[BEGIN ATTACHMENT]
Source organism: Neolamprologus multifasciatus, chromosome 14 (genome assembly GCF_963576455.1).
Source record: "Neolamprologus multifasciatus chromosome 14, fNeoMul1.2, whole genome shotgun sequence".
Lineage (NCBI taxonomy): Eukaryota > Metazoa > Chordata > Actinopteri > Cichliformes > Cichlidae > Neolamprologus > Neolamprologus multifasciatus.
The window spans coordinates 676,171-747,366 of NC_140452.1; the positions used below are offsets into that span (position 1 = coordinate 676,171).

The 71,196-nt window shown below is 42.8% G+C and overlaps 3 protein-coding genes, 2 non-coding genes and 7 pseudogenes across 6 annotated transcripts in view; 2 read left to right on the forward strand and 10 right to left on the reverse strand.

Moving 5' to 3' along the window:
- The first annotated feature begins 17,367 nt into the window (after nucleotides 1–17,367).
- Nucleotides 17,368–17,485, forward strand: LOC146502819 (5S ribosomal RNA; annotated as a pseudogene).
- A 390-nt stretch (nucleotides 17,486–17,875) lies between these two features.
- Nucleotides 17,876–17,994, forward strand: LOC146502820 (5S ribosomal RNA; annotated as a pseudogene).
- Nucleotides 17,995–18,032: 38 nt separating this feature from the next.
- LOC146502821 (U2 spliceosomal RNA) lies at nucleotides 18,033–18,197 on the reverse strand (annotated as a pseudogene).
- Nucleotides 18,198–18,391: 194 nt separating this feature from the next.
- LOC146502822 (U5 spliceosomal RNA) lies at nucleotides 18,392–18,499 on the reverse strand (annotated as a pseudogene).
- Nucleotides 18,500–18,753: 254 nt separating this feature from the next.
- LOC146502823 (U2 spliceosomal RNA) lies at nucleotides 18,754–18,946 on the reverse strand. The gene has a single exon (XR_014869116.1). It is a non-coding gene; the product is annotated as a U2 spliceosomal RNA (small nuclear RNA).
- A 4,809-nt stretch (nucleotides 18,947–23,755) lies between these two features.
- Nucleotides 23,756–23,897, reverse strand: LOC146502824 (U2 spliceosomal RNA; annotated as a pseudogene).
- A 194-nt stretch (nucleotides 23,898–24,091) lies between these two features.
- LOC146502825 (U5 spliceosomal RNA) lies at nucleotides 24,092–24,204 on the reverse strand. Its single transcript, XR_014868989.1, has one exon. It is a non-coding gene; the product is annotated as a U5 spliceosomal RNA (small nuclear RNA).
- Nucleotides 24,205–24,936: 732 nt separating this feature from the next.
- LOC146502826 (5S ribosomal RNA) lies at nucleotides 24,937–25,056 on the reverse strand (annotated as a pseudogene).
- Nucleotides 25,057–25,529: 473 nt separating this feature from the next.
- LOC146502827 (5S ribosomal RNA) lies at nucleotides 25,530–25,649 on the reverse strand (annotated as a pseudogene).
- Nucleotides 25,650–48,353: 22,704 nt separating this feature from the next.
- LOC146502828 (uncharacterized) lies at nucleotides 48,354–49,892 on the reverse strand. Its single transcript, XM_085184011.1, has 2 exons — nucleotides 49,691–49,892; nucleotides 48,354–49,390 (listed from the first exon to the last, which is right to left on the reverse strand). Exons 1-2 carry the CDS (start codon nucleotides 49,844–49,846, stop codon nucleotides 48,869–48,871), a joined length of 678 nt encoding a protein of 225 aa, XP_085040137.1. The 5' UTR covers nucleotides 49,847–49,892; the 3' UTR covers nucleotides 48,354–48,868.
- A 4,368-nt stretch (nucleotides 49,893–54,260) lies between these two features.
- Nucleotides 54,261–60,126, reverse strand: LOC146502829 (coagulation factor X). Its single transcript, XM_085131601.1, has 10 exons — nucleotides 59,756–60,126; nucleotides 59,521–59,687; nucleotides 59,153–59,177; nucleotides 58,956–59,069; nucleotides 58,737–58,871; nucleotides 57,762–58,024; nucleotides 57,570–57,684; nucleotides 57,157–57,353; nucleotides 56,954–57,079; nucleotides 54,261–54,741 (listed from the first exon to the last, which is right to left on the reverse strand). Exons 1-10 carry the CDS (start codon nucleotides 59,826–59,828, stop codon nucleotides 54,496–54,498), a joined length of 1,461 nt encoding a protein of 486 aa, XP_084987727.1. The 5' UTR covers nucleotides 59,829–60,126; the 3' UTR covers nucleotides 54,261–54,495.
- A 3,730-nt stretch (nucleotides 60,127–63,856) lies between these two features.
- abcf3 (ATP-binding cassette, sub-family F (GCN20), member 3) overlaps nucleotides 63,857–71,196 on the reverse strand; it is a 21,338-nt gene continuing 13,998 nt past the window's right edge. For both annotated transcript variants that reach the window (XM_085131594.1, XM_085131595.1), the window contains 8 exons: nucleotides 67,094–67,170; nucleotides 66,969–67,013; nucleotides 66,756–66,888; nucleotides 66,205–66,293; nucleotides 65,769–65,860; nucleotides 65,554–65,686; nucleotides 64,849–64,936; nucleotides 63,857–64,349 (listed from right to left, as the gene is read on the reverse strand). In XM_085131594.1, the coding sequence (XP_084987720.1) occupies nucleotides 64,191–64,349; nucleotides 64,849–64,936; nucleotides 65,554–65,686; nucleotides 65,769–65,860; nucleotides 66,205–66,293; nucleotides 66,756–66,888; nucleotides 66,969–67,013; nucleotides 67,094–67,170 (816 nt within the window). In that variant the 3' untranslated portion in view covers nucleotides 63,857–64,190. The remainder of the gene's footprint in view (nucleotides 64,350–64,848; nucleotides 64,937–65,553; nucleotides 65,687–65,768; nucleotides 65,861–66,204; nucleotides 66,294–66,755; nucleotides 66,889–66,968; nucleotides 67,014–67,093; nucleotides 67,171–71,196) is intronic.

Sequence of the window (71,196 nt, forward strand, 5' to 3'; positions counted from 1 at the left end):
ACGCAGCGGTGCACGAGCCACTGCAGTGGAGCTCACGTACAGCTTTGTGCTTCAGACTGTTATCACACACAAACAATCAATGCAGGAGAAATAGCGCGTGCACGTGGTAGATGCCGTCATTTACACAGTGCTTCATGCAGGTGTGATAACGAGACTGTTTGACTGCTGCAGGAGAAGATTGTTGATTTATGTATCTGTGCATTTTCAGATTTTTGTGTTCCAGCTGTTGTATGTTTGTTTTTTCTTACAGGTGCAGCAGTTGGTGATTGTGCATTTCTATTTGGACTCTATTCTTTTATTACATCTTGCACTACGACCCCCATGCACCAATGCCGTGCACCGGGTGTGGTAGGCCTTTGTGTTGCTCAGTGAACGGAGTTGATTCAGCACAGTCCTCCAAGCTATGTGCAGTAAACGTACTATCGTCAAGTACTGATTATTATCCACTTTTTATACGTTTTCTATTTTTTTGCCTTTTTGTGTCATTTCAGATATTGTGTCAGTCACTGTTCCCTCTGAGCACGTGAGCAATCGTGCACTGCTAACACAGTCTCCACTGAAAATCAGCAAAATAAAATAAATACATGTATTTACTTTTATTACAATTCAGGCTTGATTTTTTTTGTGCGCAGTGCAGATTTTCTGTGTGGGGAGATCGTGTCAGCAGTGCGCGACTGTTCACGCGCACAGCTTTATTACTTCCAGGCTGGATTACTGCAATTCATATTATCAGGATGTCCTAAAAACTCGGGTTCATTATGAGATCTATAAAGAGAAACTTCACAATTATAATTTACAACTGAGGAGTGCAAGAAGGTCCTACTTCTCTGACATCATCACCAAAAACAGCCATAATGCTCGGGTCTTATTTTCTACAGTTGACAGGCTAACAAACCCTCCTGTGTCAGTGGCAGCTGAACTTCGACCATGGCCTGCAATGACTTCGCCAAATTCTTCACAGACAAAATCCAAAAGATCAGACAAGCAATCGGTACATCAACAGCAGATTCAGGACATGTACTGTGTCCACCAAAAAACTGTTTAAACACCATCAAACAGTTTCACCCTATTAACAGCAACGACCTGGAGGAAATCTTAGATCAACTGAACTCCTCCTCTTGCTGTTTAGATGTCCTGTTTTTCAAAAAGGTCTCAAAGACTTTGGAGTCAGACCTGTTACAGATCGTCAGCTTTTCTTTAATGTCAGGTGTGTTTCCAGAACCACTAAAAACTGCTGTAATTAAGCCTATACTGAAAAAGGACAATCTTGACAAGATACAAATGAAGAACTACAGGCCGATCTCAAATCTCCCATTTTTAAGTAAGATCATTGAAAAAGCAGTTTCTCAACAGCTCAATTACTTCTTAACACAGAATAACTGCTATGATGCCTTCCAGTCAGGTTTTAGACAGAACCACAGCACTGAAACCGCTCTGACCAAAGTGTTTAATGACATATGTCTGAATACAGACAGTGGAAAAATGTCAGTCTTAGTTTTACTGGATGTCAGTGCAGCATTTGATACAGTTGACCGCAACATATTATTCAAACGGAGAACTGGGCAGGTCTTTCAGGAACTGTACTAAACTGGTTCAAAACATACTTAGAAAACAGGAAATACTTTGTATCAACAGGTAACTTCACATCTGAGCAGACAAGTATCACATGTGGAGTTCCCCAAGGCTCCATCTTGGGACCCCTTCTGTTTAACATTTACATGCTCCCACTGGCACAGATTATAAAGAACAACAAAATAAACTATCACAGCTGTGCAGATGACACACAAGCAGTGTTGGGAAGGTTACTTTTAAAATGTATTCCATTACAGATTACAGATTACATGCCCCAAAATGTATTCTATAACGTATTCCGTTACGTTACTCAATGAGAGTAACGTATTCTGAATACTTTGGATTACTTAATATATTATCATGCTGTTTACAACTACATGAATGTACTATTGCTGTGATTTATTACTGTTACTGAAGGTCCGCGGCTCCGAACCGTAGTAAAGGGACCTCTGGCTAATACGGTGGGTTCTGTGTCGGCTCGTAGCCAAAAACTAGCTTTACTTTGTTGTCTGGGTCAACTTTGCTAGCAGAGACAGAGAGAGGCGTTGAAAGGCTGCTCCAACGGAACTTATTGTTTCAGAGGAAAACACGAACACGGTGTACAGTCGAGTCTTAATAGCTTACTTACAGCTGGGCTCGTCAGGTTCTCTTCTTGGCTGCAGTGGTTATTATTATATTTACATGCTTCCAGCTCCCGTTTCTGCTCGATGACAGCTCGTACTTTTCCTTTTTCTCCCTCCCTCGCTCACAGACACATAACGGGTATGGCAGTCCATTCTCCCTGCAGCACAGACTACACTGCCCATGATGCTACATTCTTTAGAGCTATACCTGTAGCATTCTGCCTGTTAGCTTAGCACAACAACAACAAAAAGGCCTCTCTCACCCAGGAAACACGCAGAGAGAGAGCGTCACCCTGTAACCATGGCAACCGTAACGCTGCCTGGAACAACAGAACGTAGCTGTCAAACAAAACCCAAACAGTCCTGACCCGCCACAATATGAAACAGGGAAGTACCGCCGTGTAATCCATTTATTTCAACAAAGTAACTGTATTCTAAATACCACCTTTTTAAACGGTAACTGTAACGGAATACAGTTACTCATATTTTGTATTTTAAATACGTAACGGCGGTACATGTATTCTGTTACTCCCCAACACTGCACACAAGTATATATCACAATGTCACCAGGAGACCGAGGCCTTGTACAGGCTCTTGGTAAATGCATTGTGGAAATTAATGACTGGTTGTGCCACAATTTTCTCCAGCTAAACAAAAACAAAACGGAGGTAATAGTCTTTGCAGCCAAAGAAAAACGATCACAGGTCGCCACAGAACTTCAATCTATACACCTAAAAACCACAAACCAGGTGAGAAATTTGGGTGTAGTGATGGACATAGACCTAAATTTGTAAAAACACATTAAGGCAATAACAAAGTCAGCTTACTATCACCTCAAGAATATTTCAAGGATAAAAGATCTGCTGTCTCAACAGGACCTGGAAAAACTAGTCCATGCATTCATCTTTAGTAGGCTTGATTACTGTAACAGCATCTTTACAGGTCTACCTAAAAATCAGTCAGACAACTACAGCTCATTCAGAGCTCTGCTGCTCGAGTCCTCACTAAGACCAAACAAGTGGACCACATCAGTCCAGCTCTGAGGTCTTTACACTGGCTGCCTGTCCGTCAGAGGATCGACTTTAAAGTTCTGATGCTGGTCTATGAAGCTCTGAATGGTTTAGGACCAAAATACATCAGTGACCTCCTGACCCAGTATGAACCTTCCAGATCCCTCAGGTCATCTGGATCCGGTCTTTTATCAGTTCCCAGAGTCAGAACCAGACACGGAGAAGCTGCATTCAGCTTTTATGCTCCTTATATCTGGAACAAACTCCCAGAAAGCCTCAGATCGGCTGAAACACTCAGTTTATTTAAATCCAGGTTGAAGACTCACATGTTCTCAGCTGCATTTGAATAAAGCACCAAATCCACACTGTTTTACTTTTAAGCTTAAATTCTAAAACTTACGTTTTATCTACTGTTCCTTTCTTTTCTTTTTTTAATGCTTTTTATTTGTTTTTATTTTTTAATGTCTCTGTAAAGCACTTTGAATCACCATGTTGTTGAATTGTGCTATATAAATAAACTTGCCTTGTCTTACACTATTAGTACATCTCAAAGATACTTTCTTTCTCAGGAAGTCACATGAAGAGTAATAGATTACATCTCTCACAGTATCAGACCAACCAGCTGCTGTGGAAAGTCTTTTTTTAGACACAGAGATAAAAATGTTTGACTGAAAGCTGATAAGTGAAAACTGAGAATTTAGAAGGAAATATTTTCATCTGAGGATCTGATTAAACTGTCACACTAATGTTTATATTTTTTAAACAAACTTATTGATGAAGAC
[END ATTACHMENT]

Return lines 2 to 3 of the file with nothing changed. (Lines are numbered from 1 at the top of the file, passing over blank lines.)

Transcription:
Source record: "Neolamprologus multifasciatus chromosome 14, fNeoMul1.2, whole genome shotgun sequence".
Lineage (NCBI taxonomy): Eukaryota > Metazoa > Chordata > Actinopteri > Cichliformes > Cichlidae > Neolamprologus > Neolamprologus multifasciatus.